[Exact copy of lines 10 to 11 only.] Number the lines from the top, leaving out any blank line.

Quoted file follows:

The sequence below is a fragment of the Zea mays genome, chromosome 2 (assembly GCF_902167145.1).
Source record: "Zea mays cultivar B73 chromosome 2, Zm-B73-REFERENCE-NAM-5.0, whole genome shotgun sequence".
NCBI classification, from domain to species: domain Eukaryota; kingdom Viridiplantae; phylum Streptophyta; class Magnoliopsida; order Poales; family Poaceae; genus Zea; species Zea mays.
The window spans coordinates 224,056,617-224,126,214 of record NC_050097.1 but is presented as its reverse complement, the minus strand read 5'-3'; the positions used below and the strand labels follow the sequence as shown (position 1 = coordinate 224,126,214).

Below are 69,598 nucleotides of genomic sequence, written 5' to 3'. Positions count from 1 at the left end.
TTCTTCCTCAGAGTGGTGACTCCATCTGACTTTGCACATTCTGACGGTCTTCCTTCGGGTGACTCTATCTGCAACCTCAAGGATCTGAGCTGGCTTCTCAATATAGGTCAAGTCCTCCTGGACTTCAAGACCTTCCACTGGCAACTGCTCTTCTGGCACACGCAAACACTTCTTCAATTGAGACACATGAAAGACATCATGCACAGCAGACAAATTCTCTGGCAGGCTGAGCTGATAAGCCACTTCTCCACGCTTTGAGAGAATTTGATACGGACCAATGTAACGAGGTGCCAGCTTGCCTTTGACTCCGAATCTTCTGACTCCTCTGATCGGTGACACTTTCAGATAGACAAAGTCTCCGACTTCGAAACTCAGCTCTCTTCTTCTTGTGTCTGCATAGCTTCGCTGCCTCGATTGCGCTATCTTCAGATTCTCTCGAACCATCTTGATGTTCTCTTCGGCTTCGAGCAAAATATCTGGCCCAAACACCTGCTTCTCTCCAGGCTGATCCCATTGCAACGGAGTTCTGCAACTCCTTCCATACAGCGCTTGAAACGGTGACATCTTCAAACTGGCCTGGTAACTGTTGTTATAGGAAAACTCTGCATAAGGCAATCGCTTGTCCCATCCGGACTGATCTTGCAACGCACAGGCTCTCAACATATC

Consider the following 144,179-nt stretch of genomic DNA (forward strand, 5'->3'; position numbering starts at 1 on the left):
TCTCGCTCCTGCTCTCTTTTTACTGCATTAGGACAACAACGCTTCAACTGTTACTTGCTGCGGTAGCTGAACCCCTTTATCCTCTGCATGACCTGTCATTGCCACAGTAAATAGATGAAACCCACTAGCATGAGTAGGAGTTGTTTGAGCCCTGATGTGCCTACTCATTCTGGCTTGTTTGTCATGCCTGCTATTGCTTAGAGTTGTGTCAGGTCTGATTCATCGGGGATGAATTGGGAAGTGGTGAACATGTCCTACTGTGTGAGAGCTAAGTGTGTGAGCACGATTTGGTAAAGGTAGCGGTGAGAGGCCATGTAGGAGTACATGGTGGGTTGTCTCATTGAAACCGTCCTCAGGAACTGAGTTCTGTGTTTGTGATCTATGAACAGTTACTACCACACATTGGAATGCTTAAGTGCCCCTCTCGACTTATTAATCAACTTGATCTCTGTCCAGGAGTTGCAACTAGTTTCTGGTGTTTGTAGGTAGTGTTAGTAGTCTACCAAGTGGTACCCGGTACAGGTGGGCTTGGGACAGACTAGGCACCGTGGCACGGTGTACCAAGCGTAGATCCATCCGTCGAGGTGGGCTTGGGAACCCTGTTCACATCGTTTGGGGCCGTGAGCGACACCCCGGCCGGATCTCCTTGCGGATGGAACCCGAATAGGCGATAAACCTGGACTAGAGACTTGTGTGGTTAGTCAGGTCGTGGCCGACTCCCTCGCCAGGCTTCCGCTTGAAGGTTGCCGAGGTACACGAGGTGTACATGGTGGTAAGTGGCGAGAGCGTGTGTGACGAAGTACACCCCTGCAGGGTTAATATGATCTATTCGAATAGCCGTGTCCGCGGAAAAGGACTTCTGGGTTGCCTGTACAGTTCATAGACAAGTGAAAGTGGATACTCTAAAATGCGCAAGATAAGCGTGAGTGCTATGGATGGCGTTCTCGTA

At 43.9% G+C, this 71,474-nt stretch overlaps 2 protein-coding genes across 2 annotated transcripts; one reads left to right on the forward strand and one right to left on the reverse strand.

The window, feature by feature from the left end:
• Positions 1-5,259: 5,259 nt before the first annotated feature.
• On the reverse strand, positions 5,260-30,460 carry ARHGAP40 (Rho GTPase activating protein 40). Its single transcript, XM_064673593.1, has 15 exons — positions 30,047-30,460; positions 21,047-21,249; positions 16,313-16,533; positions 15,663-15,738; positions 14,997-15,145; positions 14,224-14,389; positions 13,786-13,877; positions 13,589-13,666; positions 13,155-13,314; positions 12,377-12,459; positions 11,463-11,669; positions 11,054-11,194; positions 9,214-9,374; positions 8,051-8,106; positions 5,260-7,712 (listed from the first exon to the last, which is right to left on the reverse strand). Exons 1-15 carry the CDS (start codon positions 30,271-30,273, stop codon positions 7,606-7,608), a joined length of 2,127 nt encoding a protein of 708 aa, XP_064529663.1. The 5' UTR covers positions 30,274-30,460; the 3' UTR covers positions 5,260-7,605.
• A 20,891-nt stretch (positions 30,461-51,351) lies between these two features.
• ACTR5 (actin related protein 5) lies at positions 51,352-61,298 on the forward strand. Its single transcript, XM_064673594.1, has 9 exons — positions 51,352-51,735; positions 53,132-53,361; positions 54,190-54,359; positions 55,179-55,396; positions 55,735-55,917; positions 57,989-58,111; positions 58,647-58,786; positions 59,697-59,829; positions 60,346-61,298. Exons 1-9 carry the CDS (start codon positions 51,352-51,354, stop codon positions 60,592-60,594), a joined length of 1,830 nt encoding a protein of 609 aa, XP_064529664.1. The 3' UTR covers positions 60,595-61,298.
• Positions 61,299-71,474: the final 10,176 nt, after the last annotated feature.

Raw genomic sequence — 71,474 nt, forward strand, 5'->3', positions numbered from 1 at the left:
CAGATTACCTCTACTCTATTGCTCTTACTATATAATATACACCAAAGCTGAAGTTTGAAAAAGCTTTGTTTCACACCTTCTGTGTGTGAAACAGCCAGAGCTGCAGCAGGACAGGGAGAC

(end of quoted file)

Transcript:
The window, feature by feature from the left end:
• Positions 1-5,259: 5,259 nt before the first annotated feature.